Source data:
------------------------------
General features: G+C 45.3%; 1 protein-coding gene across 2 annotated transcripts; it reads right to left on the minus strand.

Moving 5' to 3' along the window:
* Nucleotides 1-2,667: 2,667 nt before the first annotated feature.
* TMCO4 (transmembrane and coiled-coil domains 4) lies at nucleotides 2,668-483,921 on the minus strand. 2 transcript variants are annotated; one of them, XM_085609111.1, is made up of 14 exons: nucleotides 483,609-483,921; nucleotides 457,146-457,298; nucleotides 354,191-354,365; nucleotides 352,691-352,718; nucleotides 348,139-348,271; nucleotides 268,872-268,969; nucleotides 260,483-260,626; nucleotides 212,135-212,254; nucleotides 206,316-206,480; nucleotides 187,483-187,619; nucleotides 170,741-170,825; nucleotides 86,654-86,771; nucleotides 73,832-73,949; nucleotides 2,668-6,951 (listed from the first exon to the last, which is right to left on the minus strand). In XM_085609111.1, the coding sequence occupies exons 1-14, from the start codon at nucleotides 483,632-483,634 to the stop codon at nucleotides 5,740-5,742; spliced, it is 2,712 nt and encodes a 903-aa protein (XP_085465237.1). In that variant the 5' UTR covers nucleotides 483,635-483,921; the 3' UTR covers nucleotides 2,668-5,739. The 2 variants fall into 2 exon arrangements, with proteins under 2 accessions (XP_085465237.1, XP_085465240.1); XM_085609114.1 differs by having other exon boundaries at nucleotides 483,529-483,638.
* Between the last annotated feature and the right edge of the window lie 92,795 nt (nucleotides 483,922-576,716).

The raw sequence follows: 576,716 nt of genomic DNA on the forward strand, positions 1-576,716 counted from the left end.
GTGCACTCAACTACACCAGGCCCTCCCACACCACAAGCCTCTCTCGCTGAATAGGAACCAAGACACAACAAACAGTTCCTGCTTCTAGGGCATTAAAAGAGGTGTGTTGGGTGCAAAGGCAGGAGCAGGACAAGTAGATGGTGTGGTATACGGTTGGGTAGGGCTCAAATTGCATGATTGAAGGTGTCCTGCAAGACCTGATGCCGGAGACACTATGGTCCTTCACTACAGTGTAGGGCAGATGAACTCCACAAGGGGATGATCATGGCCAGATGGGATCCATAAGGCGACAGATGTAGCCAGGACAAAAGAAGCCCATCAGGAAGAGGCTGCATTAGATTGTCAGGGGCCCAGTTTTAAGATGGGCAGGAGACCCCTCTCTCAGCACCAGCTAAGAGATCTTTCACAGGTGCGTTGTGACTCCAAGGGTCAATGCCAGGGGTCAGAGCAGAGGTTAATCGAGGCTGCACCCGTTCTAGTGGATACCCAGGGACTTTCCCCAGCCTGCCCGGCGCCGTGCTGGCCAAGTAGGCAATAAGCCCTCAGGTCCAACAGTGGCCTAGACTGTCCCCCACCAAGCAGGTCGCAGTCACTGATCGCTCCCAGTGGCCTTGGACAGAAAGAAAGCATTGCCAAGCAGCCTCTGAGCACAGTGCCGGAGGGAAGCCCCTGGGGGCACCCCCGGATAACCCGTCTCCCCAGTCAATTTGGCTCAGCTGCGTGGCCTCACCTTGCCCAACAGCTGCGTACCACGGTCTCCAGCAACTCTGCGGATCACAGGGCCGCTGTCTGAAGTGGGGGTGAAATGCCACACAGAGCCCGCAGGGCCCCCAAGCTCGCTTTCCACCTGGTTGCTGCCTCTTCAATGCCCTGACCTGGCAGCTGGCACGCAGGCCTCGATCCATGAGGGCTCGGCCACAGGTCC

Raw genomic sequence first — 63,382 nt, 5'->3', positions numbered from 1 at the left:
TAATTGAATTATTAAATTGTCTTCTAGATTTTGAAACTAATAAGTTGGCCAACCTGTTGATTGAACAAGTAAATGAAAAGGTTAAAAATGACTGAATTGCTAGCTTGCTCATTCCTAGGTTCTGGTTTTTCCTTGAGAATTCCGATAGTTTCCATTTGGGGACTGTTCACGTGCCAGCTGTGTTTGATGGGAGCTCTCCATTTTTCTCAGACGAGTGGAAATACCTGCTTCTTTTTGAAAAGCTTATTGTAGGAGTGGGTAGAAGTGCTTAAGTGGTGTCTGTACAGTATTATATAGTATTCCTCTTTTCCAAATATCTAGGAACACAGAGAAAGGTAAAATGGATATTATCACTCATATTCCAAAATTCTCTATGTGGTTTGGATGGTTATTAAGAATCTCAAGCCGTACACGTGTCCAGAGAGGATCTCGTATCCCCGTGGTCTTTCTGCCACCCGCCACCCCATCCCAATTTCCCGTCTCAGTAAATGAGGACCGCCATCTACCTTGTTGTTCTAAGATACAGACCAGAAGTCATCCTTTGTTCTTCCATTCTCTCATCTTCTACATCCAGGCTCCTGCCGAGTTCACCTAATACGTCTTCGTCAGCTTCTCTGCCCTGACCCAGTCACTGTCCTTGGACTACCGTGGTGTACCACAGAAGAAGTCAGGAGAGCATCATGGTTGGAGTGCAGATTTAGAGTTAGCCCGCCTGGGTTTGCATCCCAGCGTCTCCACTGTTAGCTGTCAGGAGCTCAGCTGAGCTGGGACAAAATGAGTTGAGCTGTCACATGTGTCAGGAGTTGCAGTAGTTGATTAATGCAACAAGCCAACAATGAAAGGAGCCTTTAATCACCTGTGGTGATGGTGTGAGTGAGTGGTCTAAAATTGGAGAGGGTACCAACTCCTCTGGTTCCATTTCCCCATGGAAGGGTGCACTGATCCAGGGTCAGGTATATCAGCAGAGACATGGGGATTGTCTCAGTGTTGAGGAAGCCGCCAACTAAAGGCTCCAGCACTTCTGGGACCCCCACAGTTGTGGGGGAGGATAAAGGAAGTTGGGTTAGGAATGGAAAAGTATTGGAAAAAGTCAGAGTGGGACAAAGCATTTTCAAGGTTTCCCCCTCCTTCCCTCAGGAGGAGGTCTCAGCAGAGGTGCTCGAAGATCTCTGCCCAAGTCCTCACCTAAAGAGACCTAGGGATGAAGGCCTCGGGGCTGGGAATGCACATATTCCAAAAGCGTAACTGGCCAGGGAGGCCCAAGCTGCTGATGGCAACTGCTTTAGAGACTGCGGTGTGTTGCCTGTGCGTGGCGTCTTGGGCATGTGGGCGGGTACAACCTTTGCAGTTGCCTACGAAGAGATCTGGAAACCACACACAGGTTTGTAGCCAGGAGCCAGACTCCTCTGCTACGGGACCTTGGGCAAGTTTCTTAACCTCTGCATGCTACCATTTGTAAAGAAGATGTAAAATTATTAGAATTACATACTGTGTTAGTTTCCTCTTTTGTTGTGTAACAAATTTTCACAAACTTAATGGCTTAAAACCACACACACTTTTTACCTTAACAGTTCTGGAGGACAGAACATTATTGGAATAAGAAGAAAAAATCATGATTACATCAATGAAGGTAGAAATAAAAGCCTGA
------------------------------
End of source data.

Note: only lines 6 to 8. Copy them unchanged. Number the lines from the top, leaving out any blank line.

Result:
The raw sequence follows: 576,716 nt of genomic DNA on the forward strand, positions 1-576,716 counted from the left end.
GTGCACTCAACTACACCAGGCCCTCCCACACCACAAGCCTCTCTCGCTGAATAGGAACCAAGACACAACAAACAGTTCCTGCTTCTAGGGCATTAAAAGAGGTGTGTTGGGTGCAAAGGCAGGAGCAGGACAAGTAGATGGTGTGGTATACGGTTGGGTAGGGCTCAAATTGCATGATTGAAGGTGTCCTGCAAGACCTGATGCCGGAGACACTATGGTCCTTCACTACAGTGTAGGGCAGATGAACTCCACAAGGGGATGATCATGGCCAGATGGGATCCATAAGGCGACAGATGTAGCCAGGACAAAAGAAGCCCATCAGGAAGAGGCTGCATTAGATTGTCAGGGGCCCAGTTTTAAGATGGGCAGGAGACCCCTCTCTCAGCACCAGCTAAGAGATCTTTCACAGGTGCGTTGTGACTCCAAGGGTCAATGCCAGGGGTCAGAGCAGAGGTTAATCGAGGCTGCACCCGTTCTAGTGGATACCCAGGGACTTTCCCCAGCCTGCCCGGCGCCGTGCTGGCCAAGTAGGCAATAAGCCCTCAGGTCCAACAGTGGCCTAGACTGTCCCCCACCAAGCAGGTCGCAGTCACTGATCGCTCCCAGTGGCCTTGGACAGAAAGAAAGCATTGCCAAGCAGCCTCTGAGCACAGTGCCGGAGGGAAGCCCCTGGGGGCACCCCCGGATAACCCGTCTCCCCAGTCAATTTGGCTCAGCTGCGTGGCCTCACCTTGCCCAACAGCTGCGTACCACGGTCTCCAGCAACTCTGCGGATCACAGGGCCGCTGTCTGAAGTGGGGGTGAAATGCCACACAGAGCCCGCAGGGCCCCCAAGCTCGCTTTCCACCTGGTTGCTGCCTCTTCAATGCCCTGACCTGGCAGCTGGCACGCAGGCCTCGATCCATGAGGGCTCGGCCACAGGTCC

Raw genomic sequence first — 63,382 nt, 5'->3', positions numbered from 1 at the left: